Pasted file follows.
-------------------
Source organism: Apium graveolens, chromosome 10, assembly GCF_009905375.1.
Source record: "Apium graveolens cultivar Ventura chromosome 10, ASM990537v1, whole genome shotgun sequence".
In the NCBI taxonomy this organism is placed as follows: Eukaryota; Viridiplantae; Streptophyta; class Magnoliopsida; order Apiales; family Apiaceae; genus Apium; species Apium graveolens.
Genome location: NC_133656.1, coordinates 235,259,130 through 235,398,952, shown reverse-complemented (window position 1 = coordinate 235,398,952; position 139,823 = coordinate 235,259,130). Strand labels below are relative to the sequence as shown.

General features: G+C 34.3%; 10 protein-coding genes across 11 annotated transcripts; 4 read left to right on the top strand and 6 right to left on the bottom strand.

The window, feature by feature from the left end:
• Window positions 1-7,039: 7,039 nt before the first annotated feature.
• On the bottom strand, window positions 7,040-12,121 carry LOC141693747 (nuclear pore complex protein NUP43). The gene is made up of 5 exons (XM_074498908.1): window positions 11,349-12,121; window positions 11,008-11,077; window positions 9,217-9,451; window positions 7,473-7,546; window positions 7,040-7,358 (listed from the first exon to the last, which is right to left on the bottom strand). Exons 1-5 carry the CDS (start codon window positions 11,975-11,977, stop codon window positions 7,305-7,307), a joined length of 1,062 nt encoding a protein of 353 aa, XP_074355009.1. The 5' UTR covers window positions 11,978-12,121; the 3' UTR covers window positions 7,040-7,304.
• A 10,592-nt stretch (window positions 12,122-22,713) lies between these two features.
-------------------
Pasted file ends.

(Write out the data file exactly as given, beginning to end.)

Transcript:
Source organism: Apium graveolens, chromosome 10, assembly GCF_009905375.1.
Source record: "Apium graveolens cultivar Ventura chromosome 10, ASM990537v1, whole genome shotgun sequence".
In the NCBI taxonomy this organism is placed as follows: Eukaryota; Viridiplantae; Streptophyta; class Magnoliopsida; order Apiales; family Apiaceae; genus Apium; species Apium graveolens.
Genome location: NC_133656.1, coordinates 235,259,130 through 235,398,952, shown reverse-complemented (window position 1 = coordinate 235,398,952; position 139,823 = coordinate 235,259,130). Strand labels below are relative to the sequence as shown.

General features: G+C 34.3%; 10 protein-coding genes across 11 annotated transcripts; 4 read left to right on the top strand and 6 right to left on the bottom strand.

The window, feature by feature from the left end:
• Window positions 1-7,039: 7,039 nt before the first annotated feature.
• On the bottom strand, window positions 7,040-12,121 carry LOC141693747 (nuclear pore complex protein NUP43). The gene is made up of 5 exons (XM_074498908.1): window positions 11,349-12,121; window positions 11,008-11,077; window positions 9,217-9,451; window positions 7,473-7,546; window positions 7,040-7,358 (listed from the first exon to the last, which is right to left on the bottom strand). Exons 1-5 carry the CDS (start codon window positions 11,975-11,977, stop codon window positions 7,305-7,307), a joined length of 1,062 nt encoding a protein of 353 aa, XP_074355009.1. The 5' UTR covers window positions 11,978-12,121; the 3' UTR covers window positions 7,040-7,304.
• A 10,592-nt stretch (window positions 12,122-22,713) lies between these two features.